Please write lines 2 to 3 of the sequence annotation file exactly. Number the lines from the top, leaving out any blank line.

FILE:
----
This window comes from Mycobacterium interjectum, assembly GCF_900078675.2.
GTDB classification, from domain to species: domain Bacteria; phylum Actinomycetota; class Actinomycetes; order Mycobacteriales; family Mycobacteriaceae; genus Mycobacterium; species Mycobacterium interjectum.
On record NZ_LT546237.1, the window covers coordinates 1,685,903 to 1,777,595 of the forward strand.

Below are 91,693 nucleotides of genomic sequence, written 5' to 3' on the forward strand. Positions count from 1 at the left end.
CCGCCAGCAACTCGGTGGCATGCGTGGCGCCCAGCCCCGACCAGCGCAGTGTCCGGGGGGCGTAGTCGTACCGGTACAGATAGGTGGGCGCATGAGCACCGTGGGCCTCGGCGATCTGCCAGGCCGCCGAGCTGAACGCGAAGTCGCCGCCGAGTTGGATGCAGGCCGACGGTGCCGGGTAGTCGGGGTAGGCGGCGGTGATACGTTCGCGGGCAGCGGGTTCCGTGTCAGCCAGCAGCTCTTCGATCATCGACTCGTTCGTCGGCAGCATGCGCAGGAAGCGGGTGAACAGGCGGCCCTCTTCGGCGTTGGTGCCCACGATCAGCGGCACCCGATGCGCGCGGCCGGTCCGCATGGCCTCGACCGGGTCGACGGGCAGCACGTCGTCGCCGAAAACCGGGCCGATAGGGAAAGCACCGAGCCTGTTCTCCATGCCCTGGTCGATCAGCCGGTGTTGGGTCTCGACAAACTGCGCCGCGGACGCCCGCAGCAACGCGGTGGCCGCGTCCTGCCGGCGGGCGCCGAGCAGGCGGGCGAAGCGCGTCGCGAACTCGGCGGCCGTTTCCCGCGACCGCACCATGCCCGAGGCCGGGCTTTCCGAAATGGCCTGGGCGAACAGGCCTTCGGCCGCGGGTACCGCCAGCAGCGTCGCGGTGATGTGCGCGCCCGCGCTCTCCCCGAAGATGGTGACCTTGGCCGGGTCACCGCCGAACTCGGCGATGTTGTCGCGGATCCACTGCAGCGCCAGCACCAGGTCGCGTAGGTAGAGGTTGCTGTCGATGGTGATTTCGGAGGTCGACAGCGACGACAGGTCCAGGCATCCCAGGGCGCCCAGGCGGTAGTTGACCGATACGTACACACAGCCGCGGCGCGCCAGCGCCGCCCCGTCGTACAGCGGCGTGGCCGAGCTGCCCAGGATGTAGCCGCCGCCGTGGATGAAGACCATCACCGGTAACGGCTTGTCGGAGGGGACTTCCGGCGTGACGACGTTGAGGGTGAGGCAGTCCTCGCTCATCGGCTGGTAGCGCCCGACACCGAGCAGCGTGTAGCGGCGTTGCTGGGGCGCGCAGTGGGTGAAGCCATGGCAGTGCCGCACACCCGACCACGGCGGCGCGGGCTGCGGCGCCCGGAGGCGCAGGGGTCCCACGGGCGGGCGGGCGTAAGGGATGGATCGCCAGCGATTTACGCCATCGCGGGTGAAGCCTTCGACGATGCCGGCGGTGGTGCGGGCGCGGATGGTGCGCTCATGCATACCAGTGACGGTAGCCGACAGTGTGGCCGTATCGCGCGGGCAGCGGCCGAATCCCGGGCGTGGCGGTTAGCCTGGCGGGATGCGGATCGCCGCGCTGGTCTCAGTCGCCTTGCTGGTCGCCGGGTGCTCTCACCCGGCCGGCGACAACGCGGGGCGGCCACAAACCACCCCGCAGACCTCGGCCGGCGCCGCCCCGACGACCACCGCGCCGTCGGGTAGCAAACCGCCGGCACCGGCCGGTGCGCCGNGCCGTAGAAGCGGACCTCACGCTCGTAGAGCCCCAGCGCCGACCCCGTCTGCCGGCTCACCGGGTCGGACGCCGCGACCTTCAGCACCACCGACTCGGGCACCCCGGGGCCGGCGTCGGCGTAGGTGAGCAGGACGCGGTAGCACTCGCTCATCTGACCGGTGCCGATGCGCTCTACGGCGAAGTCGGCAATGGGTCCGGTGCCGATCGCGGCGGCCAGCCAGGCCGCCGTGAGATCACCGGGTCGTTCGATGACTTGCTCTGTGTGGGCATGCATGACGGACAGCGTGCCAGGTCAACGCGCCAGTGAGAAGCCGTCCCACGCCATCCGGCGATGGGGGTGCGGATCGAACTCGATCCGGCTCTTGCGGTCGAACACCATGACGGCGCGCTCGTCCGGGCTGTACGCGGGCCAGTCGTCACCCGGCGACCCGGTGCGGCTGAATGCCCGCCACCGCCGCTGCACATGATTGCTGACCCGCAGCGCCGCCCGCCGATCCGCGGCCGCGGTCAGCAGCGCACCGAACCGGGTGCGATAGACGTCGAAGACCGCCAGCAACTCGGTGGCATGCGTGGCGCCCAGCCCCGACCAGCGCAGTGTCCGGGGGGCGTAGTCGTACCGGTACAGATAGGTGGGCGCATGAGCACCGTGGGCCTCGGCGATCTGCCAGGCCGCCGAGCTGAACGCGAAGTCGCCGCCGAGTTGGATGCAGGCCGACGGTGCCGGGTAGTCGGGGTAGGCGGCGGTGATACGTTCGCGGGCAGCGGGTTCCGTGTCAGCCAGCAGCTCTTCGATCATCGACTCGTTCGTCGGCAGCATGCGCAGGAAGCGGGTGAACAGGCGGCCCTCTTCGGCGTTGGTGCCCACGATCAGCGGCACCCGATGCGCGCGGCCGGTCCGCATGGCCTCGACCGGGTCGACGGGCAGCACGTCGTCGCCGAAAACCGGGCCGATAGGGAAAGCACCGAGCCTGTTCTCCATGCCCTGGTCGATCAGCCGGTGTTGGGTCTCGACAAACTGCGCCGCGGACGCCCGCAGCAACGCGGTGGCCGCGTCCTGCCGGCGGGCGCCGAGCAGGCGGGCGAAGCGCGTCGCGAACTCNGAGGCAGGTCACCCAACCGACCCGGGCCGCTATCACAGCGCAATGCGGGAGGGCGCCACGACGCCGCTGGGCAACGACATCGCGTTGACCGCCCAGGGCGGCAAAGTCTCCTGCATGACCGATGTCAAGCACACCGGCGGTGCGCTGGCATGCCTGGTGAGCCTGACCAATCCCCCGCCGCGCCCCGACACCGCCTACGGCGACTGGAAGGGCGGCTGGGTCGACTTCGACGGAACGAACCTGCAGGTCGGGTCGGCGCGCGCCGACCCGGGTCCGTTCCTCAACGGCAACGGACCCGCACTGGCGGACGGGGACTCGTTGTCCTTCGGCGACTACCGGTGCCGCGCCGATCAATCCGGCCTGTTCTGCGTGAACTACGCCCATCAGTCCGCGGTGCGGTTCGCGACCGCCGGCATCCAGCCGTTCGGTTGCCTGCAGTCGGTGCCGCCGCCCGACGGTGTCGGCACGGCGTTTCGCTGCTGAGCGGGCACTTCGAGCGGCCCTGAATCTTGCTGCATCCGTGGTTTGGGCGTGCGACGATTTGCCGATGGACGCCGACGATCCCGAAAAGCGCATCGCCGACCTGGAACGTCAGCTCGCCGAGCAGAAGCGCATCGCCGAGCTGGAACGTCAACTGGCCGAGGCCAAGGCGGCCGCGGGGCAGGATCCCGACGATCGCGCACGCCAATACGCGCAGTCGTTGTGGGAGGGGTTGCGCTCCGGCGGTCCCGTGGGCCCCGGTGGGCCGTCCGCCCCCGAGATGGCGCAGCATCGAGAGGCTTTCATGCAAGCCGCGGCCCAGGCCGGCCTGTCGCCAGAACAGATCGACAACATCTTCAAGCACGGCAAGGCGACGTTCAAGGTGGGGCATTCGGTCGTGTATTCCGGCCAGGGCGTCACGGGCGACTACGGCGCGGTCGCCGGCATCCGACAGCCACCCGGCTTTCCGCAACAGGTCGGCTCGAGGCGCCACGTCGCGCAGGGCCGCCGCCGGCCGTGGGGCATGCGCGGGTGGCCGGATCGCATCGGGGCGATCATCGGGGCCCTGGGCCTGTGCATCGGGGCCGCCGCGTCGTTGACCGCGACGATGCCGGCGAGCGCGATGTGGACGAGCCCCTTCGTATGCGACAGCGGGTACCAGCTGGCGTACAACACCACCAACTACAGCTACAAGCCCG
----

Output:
GTDB classification, from domain to species: domain Bacteria; phylum Actinomycetota; class Actinomycetes; order Mycobacteriales; family Mycobacteriaceae; genus Mycobacterium; species Mycobacterium interjectum.
On record NZ_LT546237.1, the window covers coordinates 1,685,903 to 1,777,595 of the forward strand.